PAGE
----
The world’s electric car fleet continues to grow strongly, with 2024 sales set to reach 17 million

Despite near-term challenges in some markets, based on today’s policy settings, almost 1 in 3 cars on the roads in China by 2030 is set to be electric, and almost 1 in 5 in both United States and European Union

More than one in five cars sold worldwide this year is expected to be electric, with surging demand projected over the next decade set to remake the global auto industry and significantly reduce oil consumption for road transport, according to the new edition of the IEA’s annual Global EV Outlook.

The latest Outlook, published today, finds that global electric car sales are set to remain robust in 2024, reaching around 17 million by the end of the year. In the first quarter, sales grew by about 25% compared with the same period in 2023 – similar to the growth rate seen in the same period a year earlier, but from a larger base. The number of electric cars sold globally in the first three months of this year is roughly equivalent to the number sold in all of 2020.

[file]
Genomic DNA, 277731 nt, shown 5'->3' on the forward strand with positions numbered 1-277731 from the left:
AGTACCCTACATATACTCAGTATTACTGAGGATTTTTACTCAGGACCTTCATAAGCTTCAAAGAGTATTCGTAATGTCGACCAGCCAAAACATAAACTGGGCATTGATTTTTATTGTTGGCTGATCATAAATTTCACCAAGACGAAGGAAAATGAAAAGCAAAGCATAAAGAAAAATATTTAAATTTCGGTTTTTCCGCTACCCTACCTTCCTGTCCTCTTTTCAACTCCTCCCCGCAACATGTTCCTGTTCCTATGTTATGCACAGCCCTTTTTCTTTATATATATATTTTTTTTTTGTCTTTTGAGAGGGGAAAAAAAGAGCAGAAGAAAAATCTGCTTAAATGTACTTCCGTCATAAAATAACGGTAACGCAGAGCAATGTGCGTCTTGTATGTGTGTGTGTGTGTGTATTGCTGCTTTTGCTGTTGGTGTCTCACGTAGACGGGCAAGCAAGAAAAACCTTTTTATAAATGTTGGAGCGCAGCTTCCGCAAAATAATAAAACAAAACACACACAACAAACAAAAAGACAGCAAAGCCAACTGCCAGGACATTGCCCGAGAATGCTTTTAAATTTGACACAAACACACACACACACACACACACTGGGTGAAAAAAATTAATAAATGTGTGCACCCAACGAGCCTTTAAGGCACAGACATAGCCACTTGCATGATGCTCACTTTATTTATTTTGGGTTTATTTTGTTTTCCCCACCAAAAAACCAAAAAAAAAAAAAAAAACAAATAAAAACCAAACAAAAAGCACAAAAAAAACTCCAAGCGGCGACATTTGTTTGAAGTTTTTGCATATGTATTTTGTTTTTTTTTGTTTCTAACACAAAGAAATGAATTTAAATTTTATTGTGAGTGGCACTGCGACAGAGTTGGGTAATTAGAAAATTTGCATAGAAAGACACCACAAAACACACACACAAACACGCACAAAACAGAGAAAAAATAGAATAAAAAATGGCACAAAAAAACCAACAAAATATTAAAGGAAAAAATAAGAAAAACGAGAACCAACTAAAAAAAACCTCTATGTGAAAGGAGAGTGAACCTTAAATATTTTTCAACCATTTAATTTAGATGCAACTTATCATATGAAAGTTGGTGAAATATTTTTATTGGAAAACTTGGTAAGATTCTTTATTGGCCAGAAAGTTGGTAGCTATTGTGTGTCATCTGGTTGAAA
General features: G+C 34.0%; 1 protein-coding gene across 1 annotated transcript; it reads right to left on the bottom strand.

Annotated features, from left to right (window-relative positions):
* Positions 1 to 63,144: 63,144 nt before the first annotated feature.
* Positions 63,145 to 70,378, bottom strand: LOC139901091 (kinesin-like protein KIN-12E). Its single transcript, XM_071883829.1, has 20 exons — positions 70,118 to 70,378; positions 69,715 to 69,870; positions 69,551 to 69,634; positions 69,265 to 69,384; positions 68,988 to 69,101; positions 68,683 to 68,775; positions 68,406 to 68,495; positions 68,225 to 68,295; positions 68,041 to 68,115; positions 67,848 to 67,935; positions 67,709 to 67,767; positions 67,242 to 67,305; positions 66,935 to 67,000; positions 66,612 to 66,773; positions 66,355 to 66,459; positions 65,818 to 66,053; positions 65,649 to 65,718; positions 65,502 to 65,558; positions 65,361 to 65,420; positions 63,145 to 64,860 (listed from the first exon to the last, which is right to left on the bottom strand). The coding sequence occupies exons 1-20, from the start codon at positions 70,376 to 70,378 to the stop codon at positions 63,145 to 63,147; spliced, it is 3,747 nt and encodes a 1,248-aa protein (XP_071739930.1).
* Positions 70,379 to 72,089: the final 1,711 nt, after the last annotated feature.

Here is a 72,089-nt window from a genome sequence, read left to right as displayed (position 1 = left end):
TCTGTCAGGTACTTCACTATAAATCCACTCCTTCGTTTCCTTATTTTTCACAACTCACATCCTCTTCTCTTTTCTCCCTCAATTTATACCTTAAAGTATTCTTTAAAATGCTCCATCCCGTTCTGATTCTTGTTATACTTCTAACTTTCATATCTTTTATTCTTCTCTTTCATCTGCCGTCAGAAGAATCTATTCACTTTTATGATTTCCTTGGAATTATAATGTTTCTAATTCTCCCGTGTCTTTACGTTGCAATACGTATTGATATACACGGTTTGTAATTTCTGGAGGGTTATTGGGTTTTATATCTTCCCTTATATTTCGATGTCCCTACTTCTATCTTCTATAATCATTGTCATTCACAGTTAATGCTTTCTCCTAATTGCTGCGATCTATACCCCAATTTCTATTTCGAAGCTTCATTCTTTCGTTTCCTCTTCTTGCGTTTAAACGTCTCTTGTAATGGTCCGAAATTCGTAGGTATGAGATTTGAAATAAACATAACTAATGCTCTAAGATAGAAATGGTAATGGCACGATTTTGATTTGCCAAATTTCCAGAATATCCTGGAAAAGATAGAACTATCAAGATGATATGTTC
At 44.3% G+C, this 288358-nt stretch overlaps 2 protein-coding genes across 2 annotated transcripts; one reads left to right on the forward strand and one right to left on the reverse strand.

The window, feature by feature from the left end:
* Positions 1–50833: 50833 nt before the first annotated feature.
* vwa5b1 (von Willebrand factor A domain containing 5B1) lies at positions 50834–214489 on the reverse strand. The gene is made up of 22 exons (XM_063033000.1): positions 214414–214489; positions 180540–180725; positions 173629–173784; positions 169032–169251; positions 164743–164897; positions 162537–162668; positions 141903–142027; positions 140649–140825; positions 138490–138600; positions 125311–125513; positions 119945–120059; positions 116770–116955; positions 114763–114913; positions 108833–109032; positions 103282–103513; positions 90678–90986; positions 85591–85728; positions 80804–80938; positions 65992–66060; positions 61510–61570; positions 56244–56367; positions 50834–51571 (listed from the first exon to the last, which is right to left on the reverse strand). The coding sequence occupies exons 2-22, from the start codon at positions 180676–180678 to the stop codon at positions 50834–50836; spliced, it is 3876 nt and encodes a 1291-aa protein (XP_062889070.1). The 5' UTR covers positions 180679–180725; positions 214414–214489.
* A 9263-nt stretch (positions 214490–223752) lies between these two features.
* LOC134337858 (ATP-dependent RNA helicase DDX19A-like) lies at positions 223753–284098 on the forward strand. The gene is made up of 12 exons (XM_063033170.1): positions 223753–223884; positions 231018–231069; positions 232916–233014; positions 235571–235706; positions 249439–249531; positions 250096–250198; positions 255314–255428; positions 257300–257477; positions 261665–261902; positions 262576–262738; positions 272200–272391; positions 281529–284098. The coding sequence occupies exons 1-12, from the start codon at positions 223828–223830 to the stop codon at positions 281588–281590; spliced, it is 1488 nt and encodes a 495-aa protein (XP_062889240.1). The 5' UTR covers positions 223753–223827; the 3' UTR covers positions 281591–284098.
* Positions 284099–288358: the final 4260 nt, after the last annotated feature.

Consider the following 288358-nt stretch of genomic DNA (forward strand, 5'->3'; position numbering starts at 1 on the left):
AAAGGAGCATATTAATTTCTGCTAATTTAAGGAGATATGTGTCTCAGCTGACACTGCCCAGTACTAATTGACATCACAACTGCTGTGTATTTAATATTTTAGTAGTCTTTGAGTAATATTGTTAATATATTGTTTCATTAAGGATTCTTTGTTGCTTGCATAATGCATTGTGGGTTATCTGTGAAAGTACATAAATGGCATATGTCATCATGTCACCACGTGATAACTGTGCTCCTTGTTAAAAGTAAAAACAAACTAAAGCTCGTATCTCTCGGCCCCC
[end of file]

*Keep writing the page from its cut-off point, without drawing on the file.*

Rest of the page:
In 2024, electric cars sales in China are projected to leap to about 10 million, accounting for about 45% of all car sales in the country. In the United States, roughly one in nine cars sold are projected to be electric – while in Europe, despite a generally weak outlook for passenger car sales and the phase-out of subsidies in some countries, electric cars are still set to represent about one in four cars sold.

This growth builds on a record-breaking 2023. Last year, global electric car sales soared by 35% to almost 14 million. While demand remained largely concentrated in China, Europe and the United States, growth also picked up in some emerging markets such as Viet Nam and Thailand, where electric cars accounted for 15% and 10%, respectively, of all cars sold.

The world’s electric car fleet continues to grow strongly, with 2024 sales set to reach 17 million

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In China, electric vehicles (EVs) are generally cheaper than internal combustion engine (ICE) vehicles. According to a Reuters report, more than 60% of EVs sold in 2023 in China were cheaper than their ICE equivalents. JATO reports that the cheapest EV in China is 8% less expensive than the cheapest ICE vehicle. In contrast, in the US and Europe, EVs are 146% and 92% more expensive than ICE vehicles, respectively.

https://www.reuters.com/world/china/chinas-ev-strategy-going-small-cheap-pay-big-dividends-asia-russell-2024-04-23/#:~:text="In%20China%2C%20we%20estimate%20that,combustion%20engine%20(ICE)%20vehicles.